I grew up in a haze of blue smoke in the 1970s generated by a chain smoking father. He’d started puffing at least twenty years before when advertising campaigns by tobacco manufacturers asserted that cigarettes were healthy for you.
From the 1930s to the 1950s, ads in magazines and newspapers often included family doctors announcing what brand they preferred and how the smooth taste was good for your throat. It seems like a sick joke now but back then…it was mainstream.
As if enlisting the medical profession wasn’t bad enough, the cigarette makers also featured healthy people in their ads. This included top sports figures like Joe DiMaggio, one of the greatest baseball players of all time. Despite his heavy smoking habit he lived to 84 years of age before lung cancer finally finished him off.
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One of the main culprits for this kind of advertising associating being healthy with smoking was the RJ Reynolds Tobacco Company and its Camel brand. In 1946, it launched a campaign with the slogan: More doctors smoke Camels than any other cigarette.
Doctors were indeed surveyed by the advertising company just after receiving complimentary packets of Camel cigarettes. At the time, the majority of physicians smoked compared to today when the figure is reportedly down to single figures in percentage terms.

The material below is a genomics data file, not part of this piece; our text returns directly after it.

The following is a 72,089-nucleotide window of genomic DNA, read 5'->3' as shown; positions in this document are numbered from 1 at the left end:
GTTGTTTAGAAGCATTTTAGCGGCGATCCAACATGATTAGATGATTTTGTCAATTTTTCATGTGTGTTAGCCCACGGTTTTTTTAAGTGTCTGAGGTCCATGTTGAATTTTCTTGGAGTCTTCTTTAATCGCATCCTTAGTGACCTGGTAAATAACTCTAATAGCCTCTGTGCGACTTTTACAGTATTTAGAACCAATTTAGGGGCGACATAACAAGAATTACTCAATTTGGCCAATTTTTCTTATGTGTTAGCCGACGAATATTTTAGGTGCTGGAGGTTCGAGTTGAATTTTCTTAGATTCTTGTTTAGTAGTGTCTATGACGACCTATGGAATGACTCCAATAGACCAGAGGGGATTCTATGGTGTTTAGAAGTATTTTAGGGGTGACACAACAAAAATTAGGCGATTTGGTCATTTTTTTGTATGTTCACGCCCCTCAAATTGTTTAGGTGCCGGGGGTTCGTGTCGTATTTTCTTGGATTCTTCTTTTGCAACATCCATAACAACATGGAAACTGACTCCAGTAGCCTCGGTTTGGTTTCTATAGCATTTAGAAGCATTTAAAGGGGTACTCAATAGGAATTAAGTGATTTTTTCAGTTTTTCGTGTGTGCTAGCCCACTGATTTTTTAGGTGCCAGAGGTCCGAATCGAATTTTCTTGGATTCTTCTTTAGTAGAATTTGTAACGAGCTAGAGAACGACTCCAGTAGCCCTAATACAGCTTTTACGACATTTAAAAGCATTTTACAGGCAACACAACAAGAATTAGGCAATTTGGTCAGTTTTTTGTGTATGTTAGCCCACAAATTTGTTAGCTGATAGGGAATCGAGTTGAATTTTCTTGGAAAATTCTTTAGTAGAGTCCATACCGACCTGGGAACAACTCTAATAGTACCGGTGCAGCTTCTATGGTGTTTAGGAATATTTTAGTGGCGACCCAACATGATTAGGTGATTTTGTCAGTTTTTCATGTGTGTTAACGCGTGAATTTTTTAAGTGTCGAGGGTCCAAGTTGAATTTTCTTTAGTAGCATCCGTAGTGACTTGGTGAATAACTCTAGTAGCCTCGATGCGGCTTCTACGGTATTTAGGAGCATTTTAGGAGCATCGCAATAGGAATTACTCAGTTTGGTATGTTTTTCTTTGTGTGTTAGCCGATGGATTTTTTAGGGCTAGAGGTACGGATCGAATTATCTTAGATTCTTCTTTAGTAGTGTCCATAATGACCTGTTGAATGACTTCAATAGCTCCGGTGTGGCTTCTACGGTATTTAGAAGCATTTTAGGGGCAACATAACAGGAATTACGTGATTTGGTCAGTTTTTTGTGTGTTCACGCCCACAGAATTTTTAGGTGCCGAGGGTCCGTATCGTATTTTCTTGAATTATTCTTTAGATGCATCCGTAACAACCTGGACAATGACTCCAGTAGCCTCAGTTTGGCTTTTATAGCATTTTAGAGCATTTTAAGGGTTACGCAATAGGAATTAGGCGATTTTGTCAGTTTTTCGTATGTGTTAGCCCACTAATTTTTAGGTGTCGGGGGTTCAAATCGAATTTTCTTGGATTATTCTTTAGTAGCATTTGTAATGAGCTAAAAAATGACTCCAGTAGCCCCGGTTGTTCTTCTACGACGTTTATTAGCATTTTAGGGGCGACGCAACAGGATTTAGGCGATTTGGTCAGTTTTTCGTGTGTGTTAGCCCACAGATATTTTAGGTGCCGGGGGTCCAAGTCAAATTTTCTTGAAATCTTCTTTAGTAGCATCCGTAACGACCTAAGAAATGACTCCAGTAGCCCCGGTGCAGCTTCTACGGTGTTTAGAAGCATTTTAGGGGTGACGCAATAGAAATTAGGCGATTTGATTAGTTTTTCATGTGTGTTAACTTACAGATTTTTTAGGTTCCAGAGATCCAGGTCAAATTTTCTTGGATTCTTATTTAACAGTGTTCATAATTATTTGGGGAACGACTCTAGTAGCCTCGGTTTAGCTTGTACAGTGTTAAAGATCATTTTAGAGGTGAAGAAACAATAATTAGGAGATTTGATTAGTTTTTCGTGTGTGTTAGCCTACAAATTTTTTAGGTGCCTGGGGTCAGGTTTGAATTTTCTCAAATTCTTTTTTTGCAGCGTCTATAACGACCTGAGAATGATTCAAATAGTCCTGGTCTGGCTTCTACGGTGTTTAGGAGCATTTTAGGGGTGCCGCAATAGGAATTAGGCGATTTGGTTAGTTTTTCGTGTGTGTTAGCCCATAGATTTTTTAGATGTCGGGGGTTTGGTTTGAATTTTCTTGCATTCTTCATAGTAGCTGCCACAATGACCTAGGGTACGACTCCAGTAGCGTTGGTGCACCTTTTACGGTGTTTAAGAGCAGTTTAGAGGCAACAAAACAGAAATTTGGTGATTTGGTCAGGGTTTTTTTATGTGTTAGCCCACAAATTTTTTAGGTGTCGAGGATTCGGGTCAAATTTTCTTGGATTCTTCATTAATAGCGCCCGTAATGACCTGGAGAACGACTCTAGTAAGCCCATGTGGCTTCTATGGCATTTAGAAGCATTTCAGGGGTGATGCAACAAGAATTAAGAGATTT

Evidence that lung cancer was on the rise was pretty compelling by the 1940s and the link to tobacco had already been made. The use of doctors and sporty types indicates the industry recognised a looming problem. They hoped to overwhelm it with adverts portraying the habit as part of a healthy lifestyle.
One tactic was to have these informed or healthy people stating that lower quality brands of cigarettes had indeed irritated their throat or lungs. But once they’d opted for Camel or Lucky Strike or whatever brand was featured in the ad – the problem went away. This was backed up with reports and data allegedly compiled by doctors on the improvements seen in their own smoking experience.
Werner C. A., “The Triumph of the Cigarette,” American Mercury 6 (1925): 419–420; W. M. Johnson, “The Effects of Tobacco Smoking,” American Mercury 25 (1932): 451–454; A. G. Ingalls, “If You Smoke,” Scientific American 154 (1936): 310–313, 354–355
Burnham J. C., “American Physicians and Tobacco Use: Two Surgeons General, 1929 and 1964,” Bulletin of the History of Medicine 63 (Spring 1989): 1–31
Snegireff L. S. and O. M. Lombard, “Survey of Smoking Habits of Massachusetts Physicians,” New England Journal of Medicine 250 (24) (1954): 1042–1045; “The Physician and Tobacco,” Southwestern Medicine 36 (1955): 589–590